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Review Article

Mechanics of Confined Thin-Walled Cylinders Subjected to External Pressure

[+] Author and Article Information
Daniel Vasilikis

e-mail: davasili@uth.gr

Spyros A. Karamanos

e-mail: skara@mie.uth.gr
Department of Mechanical Engineering,
University of Thessaly,
Volos 38334, Greece

1Corresponding author.

Manuscript received August 21, 2012; final manuscript received March 29, 2013; published online November 26, 2013. Editor: Harry Dankowicz.

Appl. Mech. Rev 66(1), 010801 (Nov 26, 2013) (15 pages) Paper No: AMR-12-1043; doi: 10.1115/1.4024165 History: Received August 21, 2012; Revised March 29, 2013

Motivated by practical engineering applications, the present paper examines the mechanical response of thin-walled cylinders surrounded by a rigid or deformable medium, subjected to uniform external pressure. Emphasis is given to structural stability in terms of buckling, postbuckling, and imperfection sensitivity. The present investigation is computational and employs a two-dimensional model, where the cylinder and the surrounding medium are simulated with nonlinear finite elements. The behavior of cylinders made of elastic material is examined first, and a successful comparison of the numerical results is conducted with available closed-form analytical solutions for rigidly confined cylinders. Subsequently, the response of confined thin-walled steel cylinders is examined. The numerical results show an unstable postbuckling response beyond the point of maximum pressure and indicate severe imperfection sensitivity on the value of the maximum pressure. A good comparison with limited available test data is also shown. Furthermore, the effects of the deformability of the surrounding medium are examined. In particular, soil embedment conditions are examined, with direct reference to the case of buried thin-walled steel pipelines. Finally, based on the numerical results, a comparison is attempted between the present buckling problem and the problem of “shrink buckling.” The differences between those two problems of confined cylinder buckling are pinpointed, emphasizing the issue of imperfection sensitivity.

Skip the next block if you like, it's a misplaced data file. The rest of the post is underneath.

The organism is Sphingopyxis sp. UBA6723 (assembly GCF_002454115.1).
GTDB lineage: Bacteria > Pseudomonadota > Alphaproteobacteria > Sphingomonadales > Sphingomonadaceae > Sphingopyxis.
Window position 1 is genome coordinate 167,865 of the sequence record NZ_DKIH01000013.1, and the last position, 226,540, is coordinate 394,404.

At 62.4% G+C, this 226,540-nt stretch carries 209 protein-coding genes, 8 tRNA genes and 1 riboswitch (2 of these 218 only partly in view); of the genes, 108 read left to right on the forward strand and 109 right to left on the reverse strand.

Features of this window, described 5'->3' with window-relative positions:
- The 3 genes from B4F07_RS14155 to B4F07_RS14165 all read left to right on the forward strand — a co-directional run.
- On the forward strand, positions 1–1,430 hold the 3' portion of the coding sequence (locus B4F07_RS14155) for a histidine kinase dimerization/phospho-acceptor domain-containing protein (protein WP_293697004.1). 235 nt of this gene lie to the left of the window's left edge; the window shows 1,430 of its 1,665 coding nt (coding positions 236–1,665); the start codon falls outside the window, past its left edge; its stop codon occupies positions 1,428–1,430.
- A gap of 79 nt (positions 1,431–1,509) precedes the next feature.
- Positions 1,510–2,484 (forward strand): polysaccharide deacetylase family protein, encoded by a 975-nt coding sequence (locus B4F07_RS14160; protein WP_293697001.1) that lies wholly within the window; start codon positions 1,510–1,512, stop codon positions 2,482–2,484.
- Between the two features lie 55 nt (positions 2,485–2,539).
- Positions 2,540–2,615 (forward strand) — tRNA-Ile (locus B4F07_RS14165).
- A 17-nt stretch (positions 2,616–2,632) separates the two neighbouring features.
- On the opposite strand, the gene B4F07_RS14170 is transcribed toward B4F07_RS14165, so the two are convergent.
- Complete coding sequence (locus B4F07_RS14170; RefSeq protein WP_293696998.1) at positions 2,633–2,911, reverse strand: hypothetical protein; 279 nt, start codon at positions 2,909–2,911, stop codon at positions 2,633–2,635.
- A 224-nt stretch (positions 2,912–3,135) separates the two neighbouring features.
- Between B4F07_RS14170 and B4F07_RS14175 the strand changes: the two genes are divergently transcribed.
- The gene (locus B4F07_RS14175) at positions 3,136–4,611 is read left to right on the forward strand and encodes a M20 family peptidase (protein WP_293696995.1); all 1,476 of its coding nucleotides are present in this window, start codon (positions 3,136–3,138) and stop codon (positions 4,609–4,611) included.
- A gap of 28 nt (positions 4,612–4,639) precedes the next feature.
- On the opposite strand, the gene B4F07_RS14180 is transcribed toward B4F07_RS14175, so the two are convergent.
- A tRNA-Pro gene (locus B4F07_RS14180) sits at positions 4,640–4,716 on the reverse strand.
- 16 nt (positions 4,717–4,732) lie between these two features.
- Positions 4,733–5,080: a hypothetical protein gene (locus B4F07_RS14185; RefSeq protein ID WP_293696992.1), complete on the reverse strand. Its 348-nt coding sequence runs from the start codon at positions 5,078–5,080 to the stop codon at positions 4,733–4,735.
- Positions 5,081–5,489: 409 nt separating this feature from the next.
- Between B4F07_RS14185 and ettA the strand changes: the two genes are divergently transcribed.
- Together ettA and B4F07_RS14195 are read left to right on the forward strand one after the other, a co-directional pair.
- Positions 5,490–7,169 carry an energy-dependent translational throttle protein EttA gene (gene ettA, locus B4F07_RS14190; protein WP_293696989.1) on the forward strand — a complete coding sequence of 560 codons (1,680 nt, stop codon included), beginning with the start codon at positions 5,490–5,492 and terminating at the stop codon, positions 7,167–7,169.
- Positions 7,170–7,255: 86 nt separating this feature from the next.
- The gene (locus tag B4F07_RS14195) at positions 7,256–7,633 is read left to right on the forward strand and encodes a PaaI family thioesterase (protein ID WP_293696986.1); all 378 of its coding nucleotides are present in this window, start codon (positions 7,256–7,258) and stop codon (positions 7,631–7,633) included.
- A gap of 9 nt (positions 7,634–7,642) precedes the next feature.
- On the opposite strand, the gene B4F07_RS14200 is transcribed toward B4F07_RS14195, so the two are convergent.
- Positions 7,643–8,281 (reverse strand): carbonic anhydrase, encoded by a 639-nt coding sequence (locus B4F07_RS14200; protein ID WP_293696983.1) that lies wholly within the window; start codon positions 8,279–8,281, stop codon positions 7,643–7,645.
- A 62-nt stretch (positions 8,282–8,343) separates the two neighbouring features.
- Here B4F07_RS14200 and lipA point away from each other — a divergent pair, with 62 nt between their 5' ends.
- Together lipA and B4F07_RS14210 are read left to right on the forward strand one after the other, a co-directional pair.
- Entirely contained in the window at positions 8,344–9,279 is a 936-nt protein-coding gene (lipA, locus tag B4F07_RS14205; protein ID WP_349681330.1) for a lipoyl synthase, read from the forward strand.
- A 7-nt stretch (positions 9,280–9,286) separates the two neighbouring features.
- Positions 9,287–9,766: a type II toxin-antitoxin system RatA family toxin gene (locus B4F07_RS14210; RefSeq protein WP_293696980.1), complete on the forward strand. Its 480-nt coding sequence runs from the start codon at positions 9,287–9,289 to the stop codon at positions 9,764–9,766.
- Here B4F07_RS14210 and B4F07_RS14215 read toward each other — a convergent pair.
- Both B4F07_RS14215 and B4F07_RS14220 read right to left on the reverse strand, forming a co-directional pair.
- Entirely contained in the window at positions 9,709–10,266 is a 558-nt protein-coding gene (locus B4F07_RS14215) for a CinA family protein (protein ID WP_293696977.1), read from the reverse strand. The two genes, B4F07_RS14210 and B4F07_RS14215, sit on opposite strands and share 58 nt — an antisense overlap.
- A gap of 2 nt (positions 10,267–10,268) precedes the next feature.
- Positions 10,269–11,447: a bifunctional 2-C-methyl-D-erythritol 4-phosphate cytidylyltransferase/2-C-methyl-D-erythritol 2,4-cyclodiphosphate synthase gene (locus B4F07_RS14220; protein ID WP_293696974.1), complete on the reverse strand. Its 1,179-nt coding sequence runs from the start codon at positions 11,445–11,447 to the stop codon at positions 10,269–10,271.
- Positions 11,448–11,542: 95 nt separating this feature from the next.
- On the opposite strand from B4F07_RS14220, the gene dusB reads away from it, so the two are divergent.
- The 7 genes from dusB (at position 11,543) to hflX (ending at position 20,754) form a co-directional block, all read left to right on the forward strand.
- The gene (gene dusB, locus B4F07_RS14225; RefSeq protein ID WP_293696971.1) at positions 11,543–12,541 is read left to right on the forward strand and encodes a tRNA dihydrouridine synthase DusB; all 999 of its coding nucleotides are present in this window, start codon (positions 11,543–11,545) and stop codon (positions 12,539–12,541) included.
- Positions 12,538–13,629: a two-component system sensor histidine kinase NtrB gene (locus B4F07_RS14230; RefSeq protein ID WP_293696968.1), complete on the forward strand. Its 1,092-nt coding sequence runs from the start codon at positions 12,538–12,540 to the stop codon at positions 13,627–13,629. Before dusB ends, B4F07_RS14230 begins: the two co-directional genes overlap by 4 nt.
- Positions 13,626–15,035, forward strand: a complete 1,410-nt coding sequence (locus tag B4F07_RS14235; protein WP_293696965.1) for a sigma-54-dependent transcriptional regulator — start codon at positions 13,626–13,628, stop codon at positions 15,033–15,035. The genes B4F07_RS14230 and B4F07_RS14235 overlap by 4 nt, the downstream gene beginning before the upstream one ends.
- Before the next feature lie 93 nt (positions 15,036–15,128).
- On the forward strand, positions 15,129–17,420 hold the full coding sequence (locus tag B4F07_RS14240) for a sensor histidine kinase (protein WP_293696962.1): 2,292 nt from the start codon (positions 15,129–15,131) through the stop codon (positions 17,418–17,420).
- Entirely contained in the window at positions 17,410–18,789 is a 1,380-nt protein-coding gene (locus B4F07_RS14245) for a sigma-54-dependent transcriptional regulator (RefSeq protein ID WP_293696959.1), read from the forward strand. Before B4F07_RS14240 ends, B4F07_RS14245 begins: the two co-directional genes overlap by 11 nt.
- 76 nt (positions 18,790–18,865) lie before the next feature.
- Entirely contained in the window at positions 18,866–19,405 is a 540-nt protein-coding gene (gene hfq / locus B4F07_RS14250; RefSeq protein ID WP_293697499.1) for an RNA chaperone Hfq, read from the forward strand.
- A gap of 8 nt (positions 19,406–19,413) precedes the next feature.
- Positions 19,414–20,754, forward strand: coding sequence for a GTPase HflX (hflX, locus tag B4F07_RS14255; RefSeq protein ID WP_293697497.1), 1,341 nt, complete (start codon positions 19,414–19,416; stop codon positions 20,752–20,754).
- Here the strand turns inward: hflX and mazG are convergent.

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Figures

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Fig. 3

Schematic representation of a confined ring with (a) gap-type initial imperfection and (b) out-of-roundness initial imperfection

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Fig. 2

Finite element model of cylinder-medium system